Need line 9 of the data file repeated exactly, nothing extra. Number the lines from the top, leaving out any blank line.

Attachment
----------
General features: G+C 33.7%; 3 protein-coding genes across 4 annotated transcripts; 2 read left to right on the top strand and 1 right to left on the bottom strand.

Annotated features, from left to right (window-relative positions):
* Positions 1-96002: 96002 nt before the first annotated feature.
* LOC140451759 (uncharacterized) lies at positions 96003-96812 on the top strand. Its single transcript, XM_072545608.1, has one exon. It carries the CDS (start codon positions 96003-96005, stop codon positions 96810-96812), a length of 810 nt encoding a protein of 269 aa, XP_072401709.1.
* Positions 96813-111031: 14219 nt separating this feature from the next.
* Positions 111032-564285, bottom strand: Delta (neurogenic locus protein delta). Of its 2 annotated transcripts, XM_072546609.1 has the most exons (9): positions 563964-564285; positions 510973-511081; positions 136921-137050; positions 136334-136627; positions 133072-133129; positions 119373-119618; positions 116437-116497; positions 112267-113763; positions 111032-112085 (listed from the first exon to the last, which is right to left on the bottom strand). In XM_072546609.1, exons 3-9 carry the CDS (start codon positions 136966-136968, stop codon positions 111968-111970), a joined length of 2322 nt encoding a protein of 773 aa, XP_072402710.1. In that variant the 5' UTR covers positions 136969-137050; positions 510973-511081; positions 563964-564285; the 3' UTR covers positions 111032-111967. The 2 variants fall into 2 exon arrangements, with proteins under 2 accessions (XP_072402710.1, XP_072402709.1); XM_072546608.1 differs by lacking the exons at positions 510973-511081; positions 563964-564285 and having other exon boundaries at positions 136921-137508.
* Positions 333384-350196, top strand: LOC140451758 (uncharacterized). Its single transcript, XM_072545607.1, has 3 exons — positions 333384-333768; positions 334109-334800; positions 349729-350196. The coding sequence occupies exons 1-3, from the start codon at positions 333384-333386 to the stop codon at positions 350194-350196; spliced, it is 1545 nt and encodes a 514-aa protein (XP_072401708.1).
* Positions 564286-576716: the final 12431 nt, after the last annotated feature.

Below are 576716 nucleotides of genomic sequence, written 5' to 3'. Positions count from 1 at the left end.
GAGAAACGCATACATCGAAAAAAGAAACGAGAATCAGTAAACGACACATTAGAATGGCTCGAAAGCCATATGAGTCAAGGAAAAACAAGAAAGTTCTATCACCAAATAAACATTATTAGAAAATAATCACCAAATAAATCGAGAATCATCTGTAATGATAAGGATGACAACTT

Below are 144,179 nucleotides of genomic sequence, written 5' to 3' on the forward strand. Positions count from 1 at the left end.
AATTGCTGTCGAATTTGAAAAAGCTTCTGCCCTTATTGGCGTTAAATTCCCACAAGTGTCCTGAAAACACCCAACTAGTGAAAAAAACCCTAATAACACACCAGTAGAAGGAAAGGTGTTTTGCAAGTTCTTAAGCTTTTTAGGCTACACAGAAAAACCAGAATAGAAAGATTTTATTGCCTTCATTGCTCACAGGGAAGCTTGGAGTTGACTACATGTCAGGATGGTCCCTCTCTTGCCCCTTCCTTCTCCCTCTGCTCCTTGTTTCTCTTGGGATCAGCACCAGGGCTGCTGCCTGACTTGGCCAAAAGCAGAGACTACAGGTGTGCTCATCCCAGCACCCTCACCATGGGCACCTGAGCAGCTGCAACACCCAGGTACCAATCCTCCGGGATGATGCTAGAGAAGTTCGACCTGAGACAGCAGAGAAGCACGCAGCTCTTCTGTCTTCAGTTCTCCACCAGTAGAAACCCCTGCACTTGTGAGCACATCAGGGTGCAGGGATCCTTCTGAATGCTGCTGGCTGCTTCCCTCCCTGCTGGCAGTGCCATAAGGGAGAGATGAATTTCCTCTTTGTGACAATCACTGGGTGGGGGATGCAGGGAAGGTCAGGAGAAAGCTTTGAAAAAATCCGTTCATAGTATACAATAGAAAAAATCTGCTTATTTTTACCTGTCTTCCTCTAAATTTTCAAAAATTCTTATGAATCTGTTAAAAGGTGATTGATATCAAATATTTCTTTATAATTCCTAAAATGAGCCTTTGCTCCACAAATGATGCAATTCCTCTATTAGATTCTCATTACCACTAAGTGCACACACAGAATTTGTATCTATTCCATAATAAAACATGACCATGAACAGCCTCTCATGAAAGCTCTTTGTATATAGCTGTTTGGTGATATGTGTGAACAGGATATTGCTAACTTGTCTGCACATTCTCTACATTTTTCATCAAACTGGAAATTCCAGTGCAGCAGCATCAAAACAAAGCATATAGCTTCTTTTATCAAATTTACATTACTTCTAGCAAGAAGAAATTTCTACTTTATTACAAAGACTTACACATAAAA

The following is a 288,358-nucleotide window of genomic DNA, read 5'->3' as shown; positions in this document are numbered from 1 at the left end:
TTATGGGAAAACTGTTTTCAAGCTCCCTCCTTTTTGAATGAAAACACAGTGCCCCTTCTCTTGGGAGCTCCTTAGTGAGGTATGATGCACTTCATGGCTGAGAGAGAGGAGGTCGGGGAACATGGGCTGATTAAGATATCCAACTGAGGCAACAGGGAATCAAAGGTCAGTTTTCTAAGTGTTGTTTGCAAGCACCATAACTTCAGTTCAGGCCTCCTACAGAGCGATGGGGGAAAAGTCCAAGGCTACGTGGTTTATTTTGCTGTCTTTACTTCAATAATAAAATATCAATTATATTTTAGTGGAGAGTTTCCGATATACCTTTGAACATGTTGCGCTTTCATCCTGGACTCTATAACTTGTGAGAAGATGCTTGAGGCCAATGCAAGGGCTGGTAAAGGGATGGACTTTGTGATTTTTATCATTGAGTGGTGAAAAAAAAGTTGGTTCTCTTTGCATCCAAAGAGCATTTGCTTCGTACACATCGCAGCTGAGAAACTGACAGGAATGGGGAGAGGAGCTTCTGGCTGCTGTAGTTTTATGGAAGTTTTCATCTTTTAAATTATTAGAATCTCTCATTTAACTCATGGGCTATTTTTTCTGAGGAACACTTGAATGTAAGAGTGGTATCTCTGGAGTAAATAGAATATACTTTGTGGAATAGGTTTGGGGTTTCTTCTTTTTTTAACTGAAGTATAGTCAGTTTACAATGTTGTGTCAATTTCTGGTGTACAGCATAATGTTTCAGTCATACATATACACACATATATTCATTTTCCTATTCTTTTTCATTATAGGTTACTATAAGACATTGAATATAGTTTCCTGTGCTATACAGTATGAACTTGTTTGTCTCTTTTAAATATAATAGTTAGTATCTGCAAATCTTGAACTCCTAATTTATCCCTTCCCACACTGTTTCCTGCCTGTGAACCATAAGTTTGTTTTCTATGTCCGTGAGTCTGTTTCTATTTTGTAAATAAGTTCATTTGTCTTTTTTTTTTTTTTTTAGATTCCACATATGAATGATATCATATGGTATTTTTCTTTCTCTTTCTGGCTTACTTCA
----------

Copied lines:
Below are 576716 nucleotides of genomic sequence, written 5' to 3'. Positions count from 1 at the left end.